Nyegaard also went back through scientific literature dating back to the 1500s, sorting through descriptions of sea monsters and mermen to see if any of the documentation sounded like observations of the hoodwinker. "We retraced the steps of early naturalists and taxonomists to understand how such a large fish could have evaded discovery all this time," she said in a press statement. "Overall, we felt science had been repeatedly tricked by this cheeky species, which is why we named it the 'hoodwinker.'"

Japanese researchers first detected genetic differences between previously known sunfish and a new, unknown species 10 years ago, and this confirms the existence of a whole different type from species like the Mola mola or Mola ramsayi.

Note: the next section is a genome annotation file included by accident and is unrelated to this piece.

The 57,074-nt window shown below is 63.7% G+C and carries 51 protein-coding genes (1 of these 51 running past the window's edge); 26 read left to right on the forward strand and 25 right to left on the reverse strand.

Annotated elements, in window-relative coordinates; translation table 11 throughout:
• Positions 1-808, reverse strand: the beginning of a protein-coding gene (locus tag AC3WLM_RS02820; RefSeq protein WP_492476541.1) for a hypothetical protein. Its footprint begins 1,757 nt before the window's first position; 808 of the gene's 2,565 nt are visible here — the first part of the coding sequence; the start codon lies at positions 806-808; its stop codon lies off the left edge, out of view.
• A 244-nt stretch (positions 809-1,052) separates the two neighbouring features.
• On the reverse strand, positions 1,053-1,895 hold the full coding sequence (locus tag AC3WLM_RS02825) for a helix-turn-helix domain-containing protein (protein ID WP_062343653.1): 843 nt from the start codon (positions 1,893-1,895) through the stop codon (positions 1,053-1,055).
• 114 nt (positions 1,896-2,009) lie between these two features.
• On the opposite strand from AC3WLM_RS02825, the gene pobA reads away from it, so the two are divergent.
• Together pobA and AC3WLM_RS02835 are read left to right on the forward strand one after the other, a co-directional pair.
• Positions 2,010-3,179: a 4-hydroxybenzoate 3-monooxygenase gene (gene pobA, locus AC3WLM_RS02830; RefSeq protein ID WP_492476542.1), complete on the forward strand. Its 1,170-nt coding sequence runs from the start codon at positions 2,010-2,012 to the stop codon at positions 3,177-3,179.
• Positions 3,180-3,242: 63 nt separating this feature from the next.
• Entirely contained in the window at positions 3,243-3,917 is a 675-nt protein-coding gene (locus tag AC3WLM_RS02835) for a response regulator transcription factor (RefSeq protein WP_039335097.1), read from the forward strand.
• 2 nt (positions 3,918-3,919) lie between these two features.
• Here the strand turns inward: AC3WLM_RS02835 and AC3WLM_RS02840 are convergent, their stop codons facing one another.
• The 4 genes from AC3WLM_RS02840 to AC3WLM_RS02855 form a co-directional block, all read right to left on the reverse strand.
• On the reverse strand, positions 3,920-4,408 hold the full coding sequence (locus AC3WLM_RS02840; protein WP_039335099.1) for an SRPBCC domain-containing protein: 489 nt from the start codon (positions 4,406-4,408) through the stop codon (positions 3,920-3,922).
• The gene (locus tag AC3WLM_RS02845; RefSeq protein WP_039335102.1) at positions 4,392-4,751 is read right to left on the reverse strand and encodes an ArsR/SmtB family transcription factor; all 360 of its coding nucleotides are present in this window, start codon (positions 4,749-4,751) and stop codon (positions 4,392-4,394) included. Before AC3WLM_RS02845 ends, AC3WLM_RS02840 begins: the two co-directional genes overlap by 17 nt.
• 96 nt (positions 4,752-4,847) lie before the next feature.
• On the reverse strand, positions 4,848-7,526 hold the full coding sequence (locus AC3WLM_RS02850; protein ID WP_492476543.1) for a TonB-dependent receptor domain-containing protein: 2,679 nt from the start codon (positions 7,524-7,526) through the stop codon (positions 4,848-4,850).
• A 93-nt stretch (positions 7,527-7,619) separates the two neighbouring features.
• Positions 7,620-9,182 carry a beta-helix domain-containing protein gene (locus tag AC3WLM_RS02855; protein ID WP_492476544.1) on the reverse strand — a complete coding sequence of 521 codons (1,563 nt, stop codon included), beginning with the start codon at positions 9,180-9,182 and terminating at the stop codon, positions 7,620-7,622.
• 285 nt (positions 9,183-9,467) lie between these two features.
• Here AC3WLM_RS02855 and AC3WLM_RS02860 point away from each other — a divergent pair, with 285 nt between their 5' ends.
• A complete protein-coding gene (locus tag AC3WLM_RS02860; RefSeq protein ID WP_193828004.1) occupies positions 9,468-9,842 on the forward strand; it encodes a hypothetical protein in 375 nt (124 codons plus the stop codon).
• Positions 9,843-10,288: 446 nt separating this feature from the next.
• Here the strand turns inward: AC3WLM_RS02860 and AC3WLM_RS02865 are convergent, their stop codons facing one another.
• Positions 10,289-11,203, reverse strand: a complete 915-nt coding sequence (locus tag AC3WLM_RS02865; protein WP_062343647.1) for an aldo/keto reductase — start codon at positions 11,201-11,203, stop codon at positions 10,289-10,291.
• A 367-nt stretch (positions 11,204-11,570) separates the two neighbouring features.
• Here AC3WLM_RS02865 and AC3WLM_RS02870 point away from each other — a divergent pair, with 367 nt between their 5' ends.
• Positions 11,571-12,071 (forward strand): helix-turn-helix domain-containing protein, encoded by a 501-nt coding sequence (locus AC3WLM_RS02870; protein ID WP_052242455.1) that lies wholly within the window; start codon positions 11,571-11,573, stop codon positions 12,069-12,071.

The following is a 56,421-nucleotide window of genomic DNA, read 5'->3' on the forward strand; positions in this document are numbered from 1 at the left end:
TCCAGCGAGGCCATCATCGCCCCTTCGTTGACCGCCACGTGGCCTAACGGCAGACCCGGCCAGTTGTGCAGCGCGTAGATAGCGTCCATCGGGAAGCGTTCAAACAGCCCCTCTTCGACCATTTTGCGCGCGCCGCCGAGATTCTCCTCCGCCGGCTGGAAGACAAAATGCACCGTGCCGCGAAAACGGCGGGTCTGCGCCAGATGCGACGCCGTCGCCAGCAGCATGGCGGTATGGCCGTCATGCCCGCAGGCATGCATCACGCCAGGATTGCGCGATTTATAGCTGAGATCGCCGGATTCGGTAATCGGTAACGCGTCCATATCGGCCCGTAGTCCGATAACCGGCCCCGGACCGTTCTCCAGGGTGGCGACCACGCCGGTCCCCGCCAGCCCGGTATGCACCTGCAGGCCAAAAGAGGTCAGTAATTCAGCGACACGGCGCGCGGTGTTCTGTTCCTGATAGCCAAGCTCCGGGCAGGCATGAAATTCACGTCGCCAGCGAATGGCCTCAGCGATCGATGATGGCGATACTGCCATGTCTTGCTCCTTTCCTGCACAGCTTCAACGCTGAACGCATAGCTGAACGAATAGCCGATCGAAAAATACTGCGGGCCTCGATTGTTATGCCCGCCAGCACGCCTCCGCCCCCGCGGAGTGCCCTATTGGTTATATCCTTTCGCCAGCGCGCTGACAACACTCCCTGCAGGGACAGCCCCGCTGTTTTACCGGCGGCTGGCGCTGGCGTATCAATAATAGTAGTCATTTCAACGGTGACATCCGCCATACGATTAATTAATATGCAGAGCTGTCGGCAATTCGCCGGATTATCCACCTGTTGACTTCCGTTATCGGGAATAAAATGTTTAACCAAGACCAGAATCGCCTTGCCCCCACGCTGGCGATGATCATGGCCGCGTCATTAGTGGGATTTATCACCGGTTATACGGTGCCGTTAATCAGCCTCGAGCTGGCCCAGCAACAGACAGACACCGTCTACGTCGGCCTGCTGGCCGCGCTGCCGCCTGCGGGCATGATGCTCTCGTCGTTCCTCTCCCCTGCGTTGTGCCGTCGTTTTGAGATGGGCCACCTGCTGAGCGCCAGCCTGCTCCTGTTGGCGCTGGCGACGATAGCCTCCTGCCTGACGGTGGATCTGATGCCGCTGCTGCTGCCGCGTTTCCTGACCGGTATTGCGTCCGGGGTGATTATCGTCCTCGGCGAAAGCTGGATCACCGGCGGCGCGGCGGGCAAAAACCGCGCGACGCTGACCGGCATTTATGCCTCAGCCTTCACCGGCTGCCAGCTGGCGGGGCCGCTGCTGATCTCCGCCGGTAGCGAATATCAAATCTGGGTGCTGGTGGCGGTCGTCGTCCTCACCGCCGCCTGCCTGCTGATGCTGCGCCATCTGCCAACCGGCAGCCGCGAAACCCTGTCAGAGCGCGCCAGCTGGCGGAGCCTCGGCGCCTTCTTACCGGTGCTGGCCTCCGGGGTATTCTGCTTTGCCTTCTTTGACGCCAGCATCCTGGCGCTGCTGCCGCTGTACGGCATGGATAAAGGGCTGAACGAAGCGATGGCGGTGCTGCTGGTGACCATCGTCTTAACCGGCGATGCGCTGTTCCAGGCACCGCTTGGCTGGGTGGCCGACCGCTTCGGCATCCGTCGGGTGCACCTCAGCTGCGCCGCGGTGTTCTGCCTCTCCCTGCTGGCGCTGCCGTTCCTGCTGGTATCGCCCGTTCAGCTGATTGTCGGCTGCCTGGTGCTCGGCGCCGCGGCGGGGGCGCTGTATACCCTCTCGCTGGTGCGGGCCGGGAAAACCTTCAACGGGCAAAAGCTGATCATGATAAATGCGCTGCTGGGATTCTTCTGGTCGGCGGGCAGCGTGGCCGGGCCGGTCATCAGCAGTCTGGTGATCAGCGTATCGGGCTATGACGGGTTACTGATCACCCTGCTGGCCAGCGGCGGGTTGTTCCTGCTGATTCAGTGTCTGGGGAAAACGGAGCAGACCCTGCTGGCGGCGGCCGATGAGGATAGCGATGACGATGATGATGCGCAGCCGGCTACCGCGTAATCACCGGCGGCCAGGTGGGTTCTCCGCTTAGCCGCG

Mola tecta looks a little different from other sunfish, with a more slender body. As it grows, it doesn't develop the protruding snout or bumps that other sunfish exhibit. Similarly to the others, though, it can reach a length of 8 feet or more. 

Based on the stomach contents of some of the specimens studied, the hoodwinker likely feeds on salps, a jellyfish-like creature that it probably chomps on (yes, sunfish have teeth) during deep dives. The species has been found near New Zealand, Australia, South Africa, and southern Chile.

[h/t Smithsonian]

SECTIONS

arrow
LIVE SMARTER
More from mental floss studios